As reported on www.thedaily.com.au
Jimmy Badcock learned an expensive lesson on the weekend that he wants to share.
Surfers who, like himself, are in the habit of leaving their car keys under or on top of a wheel should rethink their security strategies.
Jimmy, a 21-year-old apprentice electrician six months out from being fully qualified, left the keys to his VP Commodore station wagon on top of the front wheel when he went for a surf at Pipes off Alexandra Parade at 9am on Saturday.
When he returned he found his $7000 car had been stolen. Gone with it were his new sunglasses, some tools, clothes and a wallet with his identification and $700 in cash.
Fortunately he had dropped his work tools off to his boss before going for a surf. Unfortunately he picked up his pay.
"It just really sucks,'' he said.
"I worked so hard for the money for that car. I'm only an apprentice."
Jimmy said every surfer he knew either hid their keys under the car or left their car unlocked.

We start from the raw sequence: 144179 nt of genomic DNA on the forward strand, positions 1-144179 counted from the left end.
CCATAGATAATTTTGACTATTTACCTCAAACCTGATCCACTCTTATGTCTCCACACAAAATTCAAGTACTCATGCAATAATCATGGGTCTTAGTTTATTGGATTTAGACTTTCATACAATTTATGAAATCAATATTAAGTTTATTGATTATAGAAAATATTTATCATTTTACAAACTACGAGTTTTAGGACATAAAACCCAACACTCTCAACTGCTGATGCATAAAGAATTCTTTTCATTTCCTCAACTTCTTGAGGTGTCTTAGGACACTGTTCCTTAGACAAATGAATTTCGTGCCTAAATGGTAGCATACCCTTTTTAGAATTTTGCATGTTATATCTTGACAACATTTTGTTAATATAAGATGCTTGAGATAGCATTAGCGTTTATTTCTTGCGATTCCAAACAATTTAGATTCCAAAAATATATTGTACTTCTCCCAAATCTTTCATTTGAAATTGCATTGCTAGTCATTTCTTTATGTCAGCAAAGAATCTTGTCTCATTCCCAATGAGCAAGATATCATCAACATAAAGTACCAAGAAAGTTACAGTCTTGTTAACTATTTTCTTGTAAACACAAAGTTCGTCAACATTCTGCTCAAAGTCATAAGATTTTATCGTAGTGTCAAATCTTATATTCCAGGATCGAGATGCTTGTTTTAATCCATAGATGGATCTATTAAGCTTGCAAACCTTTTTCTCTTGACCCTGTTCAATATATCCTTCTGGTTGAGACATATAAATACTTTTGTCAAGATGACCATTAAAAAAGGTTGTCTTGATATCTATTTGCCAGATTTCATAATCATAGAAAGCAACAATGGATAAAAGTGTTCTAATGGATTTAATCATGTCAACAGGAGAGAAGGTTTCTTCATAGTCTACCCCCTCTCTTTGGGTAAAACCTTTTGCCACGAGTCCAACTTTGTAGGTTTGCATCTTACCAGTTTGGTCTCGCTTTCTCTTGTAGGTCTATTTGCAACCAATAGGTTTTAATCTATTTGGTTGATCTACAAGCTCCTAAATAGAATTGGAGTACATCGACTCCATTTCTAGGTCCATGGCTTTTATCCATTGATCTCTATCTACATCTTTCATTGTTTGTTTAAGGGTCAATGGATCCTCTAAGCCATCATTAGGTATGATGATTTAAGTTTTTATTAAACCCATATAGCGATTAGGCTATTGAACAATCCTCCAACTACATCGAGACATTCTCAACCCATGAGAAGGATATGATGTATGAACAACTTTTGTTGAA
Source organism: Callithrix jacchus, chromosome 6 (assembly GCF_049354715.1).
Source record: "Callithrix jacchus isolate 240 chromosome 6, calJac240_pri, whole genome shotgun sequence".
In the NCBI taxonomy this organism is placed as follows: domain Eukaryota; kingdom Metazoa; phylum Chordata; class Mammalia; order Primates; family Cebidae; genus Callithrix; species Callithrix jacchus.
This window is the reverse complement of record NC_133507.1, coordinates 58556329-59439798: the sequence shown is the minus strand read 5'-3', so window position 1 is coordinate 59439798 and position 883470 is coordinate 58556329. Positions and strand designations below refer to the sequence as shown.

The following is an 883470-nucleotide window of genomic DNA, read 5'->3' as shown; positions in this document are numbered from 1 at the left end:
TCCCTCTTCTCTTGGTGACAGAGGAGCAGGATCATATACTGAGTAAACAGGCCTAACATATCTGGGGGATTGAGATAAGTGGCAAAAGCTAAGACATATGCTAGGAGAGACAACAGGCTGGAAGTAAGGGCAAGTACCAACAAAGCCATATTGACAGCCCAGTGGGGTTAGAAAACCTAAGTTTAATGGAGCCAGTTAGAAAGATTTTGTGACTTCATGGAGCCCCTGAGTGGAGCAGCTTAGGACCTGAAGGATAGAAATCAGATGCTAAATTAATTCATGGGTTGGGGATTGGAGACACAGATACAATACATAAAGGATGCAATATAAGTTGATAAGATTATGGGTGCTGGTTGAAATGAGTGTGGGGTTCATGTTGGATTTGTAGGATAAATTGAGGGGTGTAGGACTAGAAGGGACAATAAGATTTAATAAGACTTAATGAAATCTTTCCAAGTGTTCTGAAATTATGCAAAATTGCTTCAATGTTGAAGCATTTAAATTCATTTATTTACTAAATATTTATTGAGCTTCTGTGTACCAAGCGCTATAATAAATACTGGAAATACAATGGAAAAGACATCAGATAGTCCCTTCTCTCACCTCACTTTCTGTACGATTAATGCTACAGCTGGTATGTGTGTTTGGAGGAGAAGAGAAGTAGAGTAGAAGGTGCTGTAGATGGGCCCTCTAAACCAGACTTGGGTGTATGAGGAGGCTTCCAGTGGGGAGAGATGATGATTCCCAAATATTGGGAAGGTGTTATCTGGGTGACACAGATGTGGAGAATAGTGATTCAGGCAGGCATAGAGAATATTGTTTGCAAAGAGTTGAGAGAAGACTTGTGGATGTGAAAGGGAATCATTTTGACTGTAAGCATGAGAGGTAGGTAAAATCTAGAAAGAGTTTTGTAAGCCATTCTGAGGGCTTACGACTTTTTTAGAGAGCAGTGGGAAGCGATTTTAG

"Someone was definitely watching me do it,'' he said.
Alexandra Parade is a busy thoroughfare but Jimmy said anyone who had seen where he put his keys would not have looked suspicious.
"They could have just reached for the keys, got in and driven off,'' he said.
"I'll probably find my wheels on eBay."
Jimmy couldn't take advantage of the key saver feature now standard in most surfer leg ropes. The electronics of the modern car key has ruled that option out for many surfers.
But the key-on-tyre strategy is one he won't be repeating. Jimmy knows the price.
He has a boss whose patience will be sorely tested at the inconvenience of picking him up every day, and the small matter of a $3500 debt that still has to be paid.
The RACQ advises that surfers with electronic keys should get the shank duplicated at a key maker.
The shank can be carried safely in the keysaver on their legrope and will allow access to the car, where the electronic key can be stored in the boot or glove compartment.
The shank won't start the vehicle but it allows the car to be unlocked.